It was great to see many of the old faces from back then.  But it was even better to see many new faces.  My participation with the Tea Party in West Chester sort of faded out in 2014 when Trump started to look like he was going to run for president.  Then by 2015, it was clear that I made the turn toward Trump while many other Tea Party members supported Rand Paul and his dad Ron Paul along with Ted Cruz.  In those early days of the Trump campaign, nobody was taking him all that seriously.  But for me, I knew that the fight we had to conduct would be unconventional, to say the least, and that Trump was the perfect guy for the job.  My wife and I had several grandchildren by this point, and we often had visits from them on the same days as the meetings.  It wasn’t any particular thing, just really supporting different candidates for the presidential run in 2015 and 2016.  I still returned to the Tea Party for specific meetings on essential topics, but gradually I went from an every meeting attendee to a once or twice year participant.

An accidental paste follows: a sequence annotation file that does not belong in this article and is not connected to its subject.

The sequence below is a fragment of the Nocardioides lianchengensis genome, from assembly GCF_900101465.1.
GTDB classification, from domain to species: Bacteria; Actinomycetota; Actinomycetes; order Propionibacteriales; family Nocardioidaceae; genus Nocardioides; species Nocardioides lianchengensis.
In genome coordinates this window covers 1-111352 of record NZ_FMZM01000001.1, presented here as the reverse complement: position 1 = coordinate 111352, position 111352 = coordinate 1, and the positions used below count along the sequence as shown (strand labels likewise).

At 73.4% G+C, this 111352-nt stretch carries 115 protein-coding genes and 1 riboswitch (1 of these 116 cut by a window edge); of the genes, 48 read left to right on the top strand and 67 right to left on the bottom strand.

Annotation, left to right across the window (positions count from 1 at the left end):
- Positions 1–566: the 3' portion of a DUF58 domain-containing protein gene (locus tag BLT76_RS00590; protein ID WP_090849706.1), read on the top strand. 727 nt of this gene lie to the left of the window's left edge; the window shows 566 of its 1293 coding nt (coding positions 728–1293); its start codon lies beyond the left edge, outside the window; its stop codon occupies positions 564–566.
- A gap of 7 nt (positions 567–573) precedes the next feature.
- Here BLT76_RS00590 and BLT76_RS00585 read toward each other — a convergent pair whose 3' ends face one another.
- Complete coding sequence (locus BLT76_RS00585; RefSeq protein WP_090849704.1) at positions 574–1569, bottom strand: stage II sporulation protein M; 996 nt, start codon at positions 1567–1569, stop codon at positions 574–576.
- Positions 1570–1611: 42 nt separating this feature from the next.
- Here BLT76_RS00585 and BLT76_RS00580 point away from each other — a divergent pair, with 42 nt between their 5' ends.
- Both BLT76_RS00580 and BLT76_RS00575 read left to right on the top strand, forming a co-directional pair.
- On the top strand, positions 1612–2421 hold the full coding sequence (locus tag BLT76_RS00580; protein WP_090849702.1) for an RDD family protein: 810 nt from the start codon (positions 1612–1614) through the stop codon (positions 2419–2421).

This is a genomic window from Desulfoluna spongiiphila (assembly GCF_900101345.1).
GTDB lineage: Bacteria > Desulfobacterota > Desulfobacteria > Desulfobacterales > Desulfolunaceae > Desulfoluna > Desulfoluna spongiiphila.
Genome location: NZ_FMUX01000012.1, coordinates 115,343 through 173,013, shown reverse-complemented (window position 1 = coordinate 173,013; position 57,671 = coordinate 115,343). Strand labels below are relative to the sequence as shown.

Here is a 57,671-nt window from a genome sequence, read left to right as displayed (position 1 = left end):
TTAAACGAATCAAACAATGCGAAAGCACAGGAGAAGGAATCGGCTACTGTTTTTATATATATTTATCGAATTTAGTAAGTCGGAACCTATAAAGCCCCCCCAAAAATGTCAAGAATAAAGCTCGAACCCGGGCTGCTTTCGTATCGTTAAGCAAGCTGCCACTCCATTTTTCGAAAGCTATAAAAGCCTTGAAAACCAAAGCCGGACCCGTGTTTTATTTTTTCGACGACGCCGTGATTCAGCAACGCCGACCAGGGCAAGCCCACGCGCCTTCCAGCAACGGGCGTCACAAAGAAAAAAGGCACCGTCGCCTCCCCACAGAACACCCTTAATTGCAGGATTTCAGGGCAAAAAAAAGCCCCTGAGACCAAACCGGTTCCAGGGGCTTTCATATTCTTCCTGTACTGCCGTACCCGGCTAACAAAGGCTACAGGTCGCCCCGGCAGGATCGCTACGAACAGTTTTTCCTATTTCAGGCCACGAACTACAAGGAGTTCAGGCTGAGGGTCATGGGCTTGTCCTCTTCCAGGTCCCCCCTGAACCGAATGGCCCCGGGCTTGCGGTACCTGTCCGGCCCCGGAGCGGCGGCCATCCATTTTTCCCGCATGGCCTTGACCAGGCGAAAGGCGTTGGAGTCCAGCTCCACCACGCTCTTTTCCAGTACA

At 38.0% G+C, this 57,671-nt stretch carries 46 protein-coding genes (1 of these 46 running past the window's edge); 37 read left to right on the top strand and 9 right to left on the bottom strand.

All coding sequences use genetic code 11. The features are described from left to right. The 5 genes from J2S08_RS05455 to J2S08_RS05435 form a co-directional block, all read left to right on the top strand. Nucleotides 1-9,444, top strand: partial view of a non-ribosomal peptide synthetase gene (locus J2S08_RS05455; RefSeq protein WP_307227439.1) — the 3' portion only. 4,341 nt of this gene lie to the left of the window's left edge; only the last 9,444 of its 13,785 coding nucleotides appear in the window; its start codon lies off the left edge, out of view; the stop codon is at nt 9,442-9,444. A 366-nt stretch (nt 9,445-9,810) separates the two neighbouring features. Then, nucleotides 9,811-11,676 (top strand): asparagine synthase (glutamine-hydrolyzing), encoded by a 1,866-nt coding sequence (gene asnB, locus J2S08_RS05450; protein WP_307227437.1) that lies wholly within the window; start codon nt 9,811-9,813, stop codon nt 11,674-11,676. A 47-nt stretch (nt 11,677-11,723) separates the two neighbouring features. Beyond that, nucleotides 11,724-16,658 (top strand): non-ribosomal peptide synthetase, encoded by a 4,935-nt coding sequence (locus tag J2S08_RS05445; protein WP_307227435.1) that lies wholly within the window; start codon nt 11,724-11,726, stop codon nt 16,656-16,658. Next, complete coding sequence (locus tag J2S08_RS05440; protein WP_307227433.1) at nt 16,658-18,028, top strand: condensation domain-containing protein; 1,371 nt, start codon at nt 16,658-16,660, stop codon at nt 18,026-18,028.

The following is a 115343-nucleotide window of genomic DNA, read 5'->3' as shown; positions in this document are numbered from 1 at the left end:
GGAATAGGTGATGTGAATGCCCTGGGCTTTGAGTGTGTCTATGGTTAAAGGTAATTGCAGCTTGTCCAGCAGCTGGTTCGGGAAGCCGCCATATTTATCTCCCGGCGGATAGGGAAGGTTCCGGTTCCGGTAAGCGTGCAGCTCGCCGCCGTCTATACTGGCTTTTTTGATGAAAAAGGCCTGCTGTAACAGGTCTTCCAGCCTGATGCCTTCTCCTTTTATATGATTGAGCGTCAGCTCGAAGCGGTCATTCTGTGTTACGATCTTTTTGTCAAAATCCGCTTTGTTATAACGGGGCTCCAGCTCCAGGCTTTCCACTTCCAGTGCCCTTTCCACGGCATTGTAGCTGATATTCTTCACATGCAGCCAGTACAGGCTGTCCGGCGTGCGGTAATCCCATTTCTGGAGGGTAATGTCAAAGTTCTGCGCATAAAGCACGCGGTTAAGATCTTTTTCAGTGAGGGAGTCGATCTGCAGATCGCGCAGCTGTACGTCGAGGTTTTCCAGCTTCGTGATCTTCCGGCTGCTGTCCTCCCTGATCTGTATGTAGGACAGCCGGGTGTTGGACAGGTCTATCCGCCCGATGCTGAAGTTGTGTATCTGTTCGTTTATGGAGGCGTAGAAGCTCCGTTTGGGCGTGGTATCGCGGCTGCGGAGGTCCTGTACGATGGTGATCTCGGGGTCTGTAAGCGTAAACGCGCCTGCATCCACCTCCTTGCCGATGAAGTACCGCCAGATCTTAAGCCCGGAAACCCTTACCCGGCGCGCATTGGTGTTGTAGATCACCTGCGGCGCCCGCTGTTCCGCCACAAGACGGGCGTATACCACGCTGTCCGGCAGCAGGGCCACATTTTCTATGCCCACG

However, returning for this little presentation on Critical Race Theory, I couldn’t help but make some additional observations.  Over the years, many of the Tea Party candidates that emerged into public office I had stayed close with.  Many of them are now mainstream candidates and doing great work.  But the elements of the Tea Party itself were very much still in the rock-throwing phase, so the guilt of trust had formed along those lines that were noticeable.   Back in the early days of the Tea Party in West Chester, many officeholders attended every meeting.  Now, not so much.  There were a few here and there, but generally, there was a lack of trust in all elected officeholders that hadn’t been there before.  My position on rock-throwers is that it’s a critical part of any management. That’s how you can determine whether or not ideas hold up or not.  Yet, if you are successful as a rock thrower, you will eventually find that you will win and become the mainstream.  And that is a different animal. That’s the point when you will be the one responsible for making decisions instead of criticizing others for making them, and for many, that is a tough transition.